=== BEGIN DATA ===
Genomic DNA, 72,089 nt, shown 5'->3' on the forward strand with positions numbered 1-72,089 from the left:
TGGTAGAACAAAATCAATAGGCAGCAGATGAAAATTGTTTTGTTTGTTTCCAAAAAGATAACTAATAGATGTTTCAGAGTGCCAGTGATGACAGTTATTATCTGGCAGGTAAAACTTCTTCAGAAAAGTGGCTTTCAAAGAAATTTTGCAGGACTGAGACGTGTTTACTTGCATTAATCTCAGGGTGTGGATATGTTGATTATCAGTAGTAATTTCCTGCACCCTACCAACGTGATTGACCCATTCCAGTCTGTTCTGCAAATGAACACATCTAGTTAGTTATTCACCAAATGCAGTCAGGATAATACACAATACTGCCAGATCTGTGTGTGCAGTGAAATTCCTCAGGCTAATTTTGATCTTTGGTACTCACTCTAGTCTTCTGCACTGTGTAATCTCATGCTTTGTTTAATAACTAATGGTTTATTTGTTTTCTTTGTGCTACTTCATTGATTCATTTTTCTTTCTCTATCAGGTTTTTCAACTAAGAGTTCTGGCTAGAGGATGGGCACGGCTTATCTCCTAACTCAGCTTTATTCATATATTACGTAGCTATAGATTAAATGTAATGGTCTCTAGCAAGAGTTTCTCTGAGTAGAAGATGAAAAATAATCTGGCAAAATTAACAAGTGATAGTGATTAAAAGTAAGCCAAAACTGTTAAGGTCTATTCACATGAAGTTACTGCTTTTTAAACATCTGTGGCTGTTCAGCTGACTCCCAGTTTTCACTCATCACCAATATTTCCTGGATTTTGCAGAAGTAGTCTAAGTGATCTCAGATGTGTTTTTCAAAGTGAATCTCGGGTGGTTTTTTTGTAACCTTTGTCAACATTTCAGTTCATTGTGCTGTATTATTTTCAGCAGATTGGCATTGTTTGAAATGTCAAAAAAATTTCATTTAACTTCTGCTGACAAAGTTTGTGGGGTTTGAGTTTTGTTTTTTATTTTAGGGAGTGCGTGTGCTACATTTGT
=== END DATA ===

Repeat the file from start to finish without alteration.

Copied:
Genomic DNA, 72,089 nt, shown 5'->3' on the forward strand with positions numbered 1-72,089 from the left:
TGGTAGAACAAAATCAATAGGCAGCAGATGAAAATTGTTTTGTTTGTTTCCAAAAAGATAACTAATAGATGTTTCAGAGTGCCAGTGATGACAGTTATTATCTGGCAGGTAAAACTTCTTCAGAAAAGTGGCTTTCAAAGAAATTTTGCAGGACTGAGACGTGTTTACTTGCATTAATCTCAGGGTGTGGATATGTTGATTATCAGTAGTAATTTCCTGCACCCTACCAACGTGATTGACCCATTCCAGTCTGTTCTGCAAATGAACACATCTAGTTAGTTATTCACCAAATGCAGTCAGGATAATACACAATACTGCCAGATCTGTGTGTGCAGTGAAATTCCTCAGGCTAATTTTGATCTTTGGTACTCACTCTAGTCTTCTGCACTGTGTAATCTCATGCTTTGTTTAATAACTAATGGTTTATTTGTTTTCTTTGTGCTACTTCATTGATTCATTTTTCTTTCTCTATCAGGTTTTTCAACTAAGAGTTCTGGCTAGAGGATGGGCACGGCTTATCTCCTAACTCAGCTTTATTCATATATTACGTAGCTATAGATTAAATGTAATGGTCTCTAGCAAGAGTTTCTCTGAGTAGAAGATGAAAAATAATCTGGCAAAATTAACAAGTGATAGTGATTAAAAGTAAGCCAAAACTGTTAAGGTCTATTCACATGAAGTTACTGCTTTTTAAACATCTGTGGCTGTTCAGCTGACTCCCAGTTTTCACTCATCACCAATATTTCCTGGATTTTGCAGAAGTAGTCTAAGTGATCTCAGATGTGTTTTTCAAAGTGAATCTCGGGTGGTTTTTTTGTAACCTTTGTCAACATTTCAGTTCATTGTGCTGTATTATTTTCAGCAGATTGGCATTGTTTGAAATGTCAAAAAAATTTCATTTAACTTCTGCTGACAAAGTTTGTGGGGTTTGAGTTTTGTTTTTTATTTTAGGGAGTGCGTGTGCTACATTTGT